When compare the spectrum of the product obtained from the first and second step of modification, no additional occurring bands can be observed. On the other hand, the spectrum of the final products shows a new and small band at 3252 cm-[1] which corresponds to a NH2 stretching vibration of the ligand AEPE. The presence of this band confirmed the success of the grafting of AEPE onto the surface of bentonite.

Abbildung in dieser Leseprobe nicht enthalten

Figure6. FT-IR spectrum (Transmission, KBr-pellet) of (a) the purified bentonite, (b) bentonite-NH2, (c) bentonite-NH-Br and (d) AEPE-bentonite.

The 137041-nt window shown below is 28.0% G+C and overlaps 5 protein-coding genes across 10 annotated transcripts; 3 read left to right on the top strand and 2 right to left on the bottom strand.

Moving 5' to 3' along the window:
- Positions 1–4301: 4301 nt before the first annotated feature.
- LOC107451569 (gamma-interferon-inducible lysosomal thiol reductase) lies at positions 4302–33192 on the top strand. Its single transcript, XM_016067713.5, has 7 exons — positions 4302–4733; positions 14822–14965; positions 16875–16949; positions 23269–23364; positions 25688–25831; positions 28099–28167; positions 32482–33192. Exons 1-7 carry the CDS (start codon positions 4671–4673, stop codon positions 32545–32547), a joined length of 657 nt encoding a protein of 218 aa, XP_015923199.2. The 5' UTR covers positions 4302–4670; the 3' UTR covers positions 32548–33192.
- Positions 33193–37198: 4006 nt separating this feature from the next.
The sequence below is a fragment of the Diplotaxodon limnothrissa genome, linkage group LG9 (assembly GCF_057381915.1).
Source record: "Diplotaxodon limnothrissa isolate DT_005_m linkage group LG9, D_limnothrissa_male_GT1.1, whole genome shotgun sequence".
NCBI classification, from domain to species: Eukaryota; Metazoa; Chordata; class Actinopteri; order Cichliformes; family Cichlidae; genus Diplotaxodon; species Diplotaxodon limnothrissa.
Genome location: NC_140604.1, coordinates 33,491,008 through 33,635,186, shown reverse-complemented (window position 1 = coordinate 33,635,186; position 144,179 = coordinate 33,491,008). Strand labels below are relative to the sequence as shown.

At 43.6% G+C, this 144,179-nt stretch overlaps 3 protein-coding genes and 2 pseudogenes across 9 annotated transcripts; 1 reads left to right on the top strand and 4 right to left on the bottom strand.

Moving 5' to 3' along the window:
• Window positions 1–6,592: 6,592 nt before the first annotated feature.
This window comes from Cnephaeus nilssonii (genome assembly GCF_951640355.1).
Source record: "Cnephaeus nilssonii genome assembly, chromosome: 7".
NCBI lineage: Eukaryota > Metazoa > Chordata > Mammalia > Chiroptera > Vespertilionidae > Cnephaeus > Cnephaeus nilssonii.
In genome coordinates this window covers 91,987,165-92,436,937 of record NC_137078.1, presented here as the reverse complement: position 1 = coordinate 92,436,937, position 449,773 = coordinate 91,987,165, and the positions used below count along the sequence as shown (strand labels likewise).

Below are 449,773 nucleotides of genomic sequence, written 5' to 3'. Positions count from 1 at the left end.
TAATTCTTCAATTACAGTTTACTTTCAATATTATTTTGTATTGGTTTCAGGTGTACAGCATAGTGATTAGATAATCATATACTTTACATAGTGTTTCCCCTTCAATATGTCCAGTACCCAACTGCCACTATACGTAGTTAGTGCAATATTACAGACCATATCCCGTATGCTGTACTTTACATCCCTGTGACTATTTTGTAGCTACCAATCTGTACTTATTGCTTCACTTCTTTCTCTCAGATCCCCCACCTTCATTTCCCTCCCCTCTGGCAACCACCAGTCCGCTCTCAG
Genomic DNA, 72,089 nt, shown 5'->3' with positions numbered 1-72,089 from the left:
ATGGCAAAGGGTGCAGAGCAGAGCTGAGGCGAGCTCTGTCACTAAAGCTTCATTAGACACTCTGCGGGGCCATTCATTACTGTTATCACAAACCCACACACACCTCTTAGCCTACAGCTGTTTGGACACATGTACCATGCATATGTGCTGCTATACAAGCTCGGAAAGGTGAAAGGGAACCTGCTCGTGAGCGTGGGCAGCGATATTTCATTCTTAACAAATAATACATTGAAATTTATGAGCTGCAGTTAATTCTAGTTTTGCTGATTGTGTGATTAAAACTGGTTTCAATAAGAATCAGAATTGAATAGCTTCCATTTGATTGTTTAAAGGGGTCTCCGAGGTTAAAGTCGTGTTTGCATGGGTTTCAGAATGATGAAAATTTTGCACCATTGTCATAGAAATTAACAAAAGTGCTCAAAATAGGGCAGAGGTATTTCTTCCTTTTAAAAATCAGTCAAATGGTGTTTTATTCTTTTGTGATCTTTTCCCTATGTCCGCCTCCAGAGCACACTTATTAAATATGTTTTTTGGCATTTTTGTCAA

[...]

Details

Seiten
73
Erscheinungsform
Originalausgabe
Jahr
2007
ISBN (eBook)
9783836614238
Dateigröße
3.9 MB
Sprache
Englisch
Katalognummer
v225854
Institution / Hochschule
Universität Duisburg-Essen – Chemie, Water Science
Note
1,0
Schlagworte
bentonite functionalisation ligand adsorption

Autor

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Titel: Bentonite Functionalised with 2-(3-(2-aminoethylthio)propylthio)ethanamine (AEPE) for the Removal of Hg(II) from Wastewaters